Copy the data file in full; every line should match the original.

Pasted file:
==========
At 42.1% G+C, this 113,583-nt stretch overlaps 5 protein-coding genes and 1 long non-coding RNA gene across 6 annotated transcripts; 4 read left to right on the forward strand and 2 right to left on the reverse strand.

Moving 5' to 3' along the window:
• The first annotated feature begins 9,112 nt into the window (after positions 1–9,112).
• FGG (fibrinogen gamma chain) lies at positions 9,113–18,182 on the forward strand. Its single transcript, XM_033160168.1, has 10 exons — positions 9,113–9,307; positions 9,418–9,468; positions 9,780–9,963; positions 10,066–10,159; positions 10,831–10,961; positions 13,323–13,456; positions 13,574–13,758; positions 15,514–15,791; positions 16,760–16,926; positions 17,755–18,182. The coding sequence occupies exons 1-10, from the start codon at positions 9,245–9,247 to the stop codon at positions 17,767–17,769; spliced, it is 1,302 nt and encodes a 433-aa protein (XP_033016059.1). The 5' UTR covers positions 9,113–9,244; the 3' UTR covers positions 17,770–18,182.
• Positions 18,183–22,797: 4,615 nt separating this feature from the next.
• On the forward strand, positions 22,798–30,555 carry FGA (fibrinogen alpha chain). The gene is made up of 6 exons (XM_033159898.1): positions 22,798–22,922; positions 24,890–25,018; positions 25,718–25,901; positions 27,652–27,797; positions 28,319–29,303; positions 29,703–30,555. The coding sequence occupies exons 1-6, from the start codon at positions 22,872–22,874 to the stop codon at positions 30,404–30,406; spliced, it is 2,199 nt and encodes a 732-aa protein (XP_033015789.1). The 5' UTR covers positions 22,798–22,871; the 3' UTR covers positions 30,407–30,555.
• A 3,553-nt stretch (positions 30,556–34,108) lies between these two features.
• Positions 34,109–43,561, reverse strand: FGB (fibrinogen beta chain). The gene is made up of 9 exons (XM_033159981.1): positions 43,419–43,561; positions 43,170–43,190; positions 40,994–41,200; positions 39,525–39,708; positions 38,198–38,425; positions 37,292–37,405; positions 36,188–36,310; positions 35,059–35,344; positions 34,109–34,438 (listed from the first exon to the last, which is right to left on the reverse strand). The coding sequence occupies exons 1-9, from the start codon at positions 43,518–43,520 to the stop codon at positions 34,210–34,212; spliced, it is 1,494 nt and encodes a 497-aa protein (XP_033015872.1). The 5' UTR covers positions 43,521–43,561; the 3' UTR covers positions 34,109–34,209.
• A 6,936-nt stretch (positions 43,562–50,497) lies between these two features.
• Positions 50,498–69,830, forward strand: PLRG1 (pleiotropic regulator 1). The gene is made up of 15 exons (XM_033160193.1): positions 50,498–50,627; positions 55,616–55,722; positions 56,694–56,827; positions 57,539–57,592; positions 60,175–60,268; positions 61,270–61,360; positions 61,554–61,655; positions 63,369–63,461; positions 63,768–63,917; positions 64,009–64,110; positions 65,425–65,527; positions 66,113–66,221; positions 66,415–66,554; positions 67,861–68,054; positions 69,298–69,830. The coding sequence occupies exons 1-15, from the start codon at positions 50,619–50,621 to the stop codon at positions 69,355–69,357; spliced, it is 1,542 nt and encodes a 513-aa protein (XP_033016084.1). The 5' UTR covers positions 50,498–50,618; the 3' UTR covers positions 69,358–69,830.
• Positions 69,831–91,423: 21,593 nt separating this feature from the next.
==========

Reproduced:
At 42.1% G+C, this 113,583-nt stretch overlaps 5 protein-coding genes and 1 long non-coding RNA gene across 6 annotated transcripts; 4 read left to right on the forward strand and 2 right to left on the reverse strand.

Moving 5' to 3' along the window:
• The first annotated feature begins 9,112 nt into the window (after positions 1–9,112).
• FGG (fibrinogen gamma chain) lies at positions 9,113–18,182 on the forward strand. Its single transcript, XM_033160168.1, has 10 exons — positions 9,113–9,307; positions 9,418–9,468; positions 9,780–9,963; positions 10,066–10,159; positions 10,831–10,961; positions 13,323–13,456; positions 13,574–13,758; positions 15,514–15,791; positions 16,760–16,926; positions 17,755–18,182. The coding sequence occupies exons 1-10, from the start codon at positions 9,245–9,247 to the stop codon at positions 17,767–17,769; spliced, it is 1,302 nt and encodes a 433-aa protein (XP_033016059.1). The 5' UTR covers positions 9,113–9,244; the 3' UTR covers positions 17,770–18,182.
• Positions 18,183–22,797: 4,615 nt separating this feature from the next.
• On the forward strand, positions 22,798–30,555 carry FGA (fibrinogen alpha chain). The gene is made up of 6 exons (XM_033159898.1): positions 22,798–22,922; positions 24,890–25,018; positions 25,718–25,901; positions 27,652–27,797; positions 28,319–29,303; positions 29,703–30,555. The coding sequence occupies exons 1-6, from the start codon at positions 22,872–22,874 to the stop codon at positions 30,404–30,406; spliced, it is 2,199 nt and encodes a 732-aa protein (XP_033015789.1). The 5' UTR covers positions 22,798–22,871; the 3' UTR covers positions 30,407–30,555.
• A 3,553-nt stretch (positions 30,556–34,108) lies between these two features.
• Positions 34,109–43,561, reverse strand: FGB (fibrinogen beta chain). The gene is made up of 9 exons (XM_033159981.1): positions 43,419–43,561; positions 43,170–43,190; positions 40,994–41,200; positions 39,525–39,708; positions 38,198–38,425; positions 37,292–37,405; positions 36,188–36,310; positions 35,059–35,344; positions 34,109–34,438 (listed from the first exon to the last, which is right to left on the reverse strand). The coding sequence occupies exons 1-9, from the start codon at positions 43,518–43,520 to the stop codon at positions 34,210–34,212; spliced, it is 1,494 nt and encodes a 497-aa protein (XP_033015872.1). The 5' UTR covers positions 43,521–43,561; the 3' UTR covers positions 34,109–34,209.
• A 6,936-nt stretch (positions 43,562–50,497) lies between these two features.
• Positions 50,498–69,830, forward strand: PLRG1 (pleiotropic regulator 1). The gene is made up of 15 exons (XM_033160193.1): positions 50,498–50,627; positions 55,616–55,722; positions 56,694–56,827; positions 57,539–57,592; positions 60,175–60,268; positions 61,270–61,360; positions 61,554–61,655; positions 63,369–63,461; positions 63,768–63,917; positions 64,009–64,110; positions 65,425–65,527; positions 66,113–66,221; positions 66,415–66,554; positions 67,861–68,054; positions 69,298–69,830. The coding sequence occupies exons 1-15, from the start codon at positions 50,619–50,621 to the stop codon at positions 69,355–69,357; spliced, it is 1,542 nt and encodes a 513-aa protein (XP_033016084.1). The 5' UTR covers positions 50,498–50,618; the 3' UTR covers positions 69,358–69,830.
• Positions 69,831–91,423: 21,593 nt separating this feature from the next.